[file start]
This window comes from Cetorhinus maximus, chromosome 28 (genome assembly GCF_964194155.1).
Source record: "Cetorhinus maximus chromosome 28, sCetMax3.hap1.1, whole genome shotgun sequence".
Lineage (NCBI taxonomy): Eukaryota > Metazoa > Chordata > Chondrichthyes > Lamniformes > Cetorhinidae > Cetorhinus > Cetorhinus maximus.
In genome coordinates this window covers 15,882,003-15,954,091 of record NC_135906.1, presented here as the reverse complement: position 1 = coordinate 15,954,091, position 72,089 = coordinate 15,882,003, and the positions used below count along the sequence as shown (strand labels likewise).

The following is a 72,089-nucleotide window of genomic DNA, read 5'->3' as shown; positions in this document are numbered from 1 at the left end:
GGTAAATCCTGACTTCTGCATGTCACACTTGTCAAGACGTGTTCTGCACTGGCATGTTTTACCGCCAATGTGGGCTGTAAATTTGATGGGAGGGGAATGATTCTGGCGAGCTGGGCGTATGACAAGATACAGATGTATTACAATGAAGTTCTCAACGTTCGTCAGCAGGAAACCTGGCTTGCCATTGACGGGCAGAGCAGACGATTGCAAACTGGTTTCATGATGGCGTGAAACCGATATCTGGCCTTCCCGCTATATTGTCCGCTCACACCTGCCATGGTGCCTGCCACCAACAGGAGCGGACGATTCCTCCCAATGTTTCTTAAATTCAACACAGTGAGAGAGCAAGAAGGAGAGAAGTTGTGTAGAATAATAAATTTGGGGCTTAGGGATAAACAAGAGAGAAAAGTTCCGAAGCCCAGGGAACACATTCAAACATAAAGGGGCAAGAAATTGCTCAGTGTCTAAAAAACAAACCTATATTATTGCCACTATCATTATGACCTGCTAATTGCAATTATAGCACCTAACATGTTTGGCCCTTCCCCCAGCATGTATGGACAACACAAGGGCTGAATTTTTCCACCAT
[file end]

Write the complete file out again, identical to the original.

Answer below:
This window comes from Cetorhinus maximus, chromosome 28 (genome assembly GCF_964194155.1).
Source record: "Cetorhinus maximus chromosome 28, sCetMax3.hap1.1, whole genome shotgun sequence".
Lineage (NCBI taxonomy): Eukaryota > Metazoa > Chordata > Chondrichthyes > Lamniformes > Cetorhinidae > Cetorhinus > Cetorhinus maximus.
In genome coordinates this window covers 15,882,003-15,954,091 of record NC_135906.1, presented here as the reverse complement: position 1 = coordinate 15,954,091, position 72,089 = coordinate 15,882,003, and the positions used below count along the sequence as shown (strand labels likewise).

The following is a 72,089-nucleotide window of genomic DNA, read 5'->3' as shown; positions in this document are numbered from 1 at the left end:
GGTAAATCCTGACTTCTGCATGTCACACTTGTCAAGACGTGTTCTGCACTGGCATGTTTTACCGCCAATGTGGGCTGTAAATTTGATGGGAGGGGAATGATTCTGGCGAGCTGGGCGTATGACAAGATACAGATGTATTACAATGAAGTTCTCAACGTTCGTCAGCAGGAAACCTGGCTTGCCATTGACGGGCAGAGCAGACGATTGCAAACTGGTTTCATGATGGCGTGAAACCGATATCTGGCCTTCCCGCTATATTGTCCGCTCACACCTGCCATGGTGCCTGCCACCAACAGGAGCGGACGATTCCTCCCAATGTTTCTTAAATTCAACACAGTGAGAGAGCAAGAAGGAGAGAAGTTGTGTAGAATAATAAATTTGGGGCTTAGGGATAAACAAGAGAGAAAAGTTCCGAAGCCCAGGGAACACATTCAAACATAAAGGGGCAAGAAATTGCTCAGTGTCTAAAAAACAAACCTATATTATTGCCACTATCATTATGACCTGCTAATTGCAATTATAGCACCTAACATGTTTGGCCCTTCCCCCAGCATGTATGGACAACACAAGGGCTGAATTTTTCCACCAT